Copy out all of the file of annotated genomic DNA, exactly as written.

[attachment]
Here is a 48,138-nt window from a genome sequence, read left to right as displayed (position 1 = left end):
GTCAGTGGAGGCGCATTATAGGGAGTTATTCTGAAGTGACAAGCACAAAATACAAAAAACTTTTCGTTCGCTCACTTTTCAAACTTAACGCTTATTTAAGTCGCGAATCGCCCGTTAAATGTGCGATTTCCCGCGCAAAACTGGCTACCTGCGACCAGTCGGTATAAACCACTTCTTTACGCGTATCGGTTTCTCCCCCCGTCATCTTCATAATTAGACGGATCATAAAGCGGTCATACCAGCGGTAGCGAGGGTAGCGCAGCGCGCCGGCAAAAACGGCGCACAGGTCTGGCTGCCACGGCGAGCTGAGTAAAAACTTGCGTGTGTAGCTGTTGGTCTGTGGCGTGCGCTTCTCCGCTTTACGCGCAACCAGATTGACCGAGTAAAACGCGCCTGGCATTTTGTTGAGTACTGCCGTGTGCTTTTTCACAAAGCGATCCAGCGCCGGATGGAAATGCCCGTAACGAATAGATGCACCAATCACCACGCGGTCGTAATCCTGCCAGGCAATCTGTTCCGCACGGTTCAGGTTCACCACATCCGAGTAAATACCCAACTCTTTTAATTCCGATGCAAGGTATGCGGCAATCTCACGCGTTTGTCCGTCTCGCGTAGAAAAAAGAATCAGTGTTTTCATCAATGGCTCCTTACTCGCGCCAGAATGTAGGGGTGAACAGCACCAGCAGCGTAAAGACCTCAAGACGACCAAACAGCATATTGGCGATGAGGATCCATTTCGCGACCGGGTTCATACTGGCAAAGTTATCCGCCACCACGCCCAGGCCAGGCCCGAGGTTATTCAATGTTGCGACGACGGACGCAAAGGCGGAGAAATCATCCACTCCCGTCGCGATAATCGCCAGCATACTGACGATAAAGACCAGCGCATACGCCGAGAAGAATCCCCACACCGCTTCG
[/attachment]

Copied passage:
Here is a 48,138-nt window from a genome sequence, read left to right as displayed (position 1 = left end):
GTCAGTGGAGGCGCATTATAGGGAGTTATTCTGAAGTGACAAGCACAAAATACAAAAAACTTTTCGTTCGCTCACTTTTCAAACTTAACGCTTATTTAAGTCGCGAATCGCCCGTTAAATGTGCGATTTCCCGCGCAAAACTGGCTACCTGCGACCAGTCGGTATAAACCACTTCTTTACGCGTATCGGTTTCTCCCCCCGTCATCTTCATAATTAGACGGATCATAAAGCGGTCATACCAGCGGTAGCGAGGGTAGCGCAGCGCGCCGGCAAAAACGGCGCACAGGTCTGGCTGCCACGGCGAGCTGAGTAAAAACTTGCGTGTGTAGCTGTTGGTCTGTGGCGTGCGCTTCTCCGCTTTACGCGCAACCAGATTGACCGAGTAAAACGCGCCTGGCATTTTGTTGAGTACTGCCGTGTGCTTTTTCACAAAGCGATCCAGCGCCGGATGGAAATGCCCGTAACGAATAGATGCACCAATCACCACGCGGTCGTAATCCTGCCAGGCAATCTGTTCCGCACGGTTCAGGTTCACCACATCCGAGTAAATACCCAACTCTTTTAATTCCGATGCAAGGTATGCGGCAATCTCACGCGTTTGTCCGTCTCGCGTAGAAAAAAGAATCAGTGTTTTCATCAATGGCTCCTTACTCGCGCCAGAATGTAGGGGTGAACAGCACCAGCAGCGTAAAGACCTCAAGACGACCAAACAGCATATTGGCGATGAGGATCCATTTCGCGACCGGGTTCATACTGGCAAAGTTATCCGCCACCACGCCCAGGCCAGGCCCGAGGTTATTCAATGTTGCGACGACGGACGCAAAGGCGGAGAAATCATCCACTCCCGTCGCGATAATCGCCAGCATACTGACGATAAAGACCAGCGCATACGCCGAGAAGAATCCCCACACCGCTTCG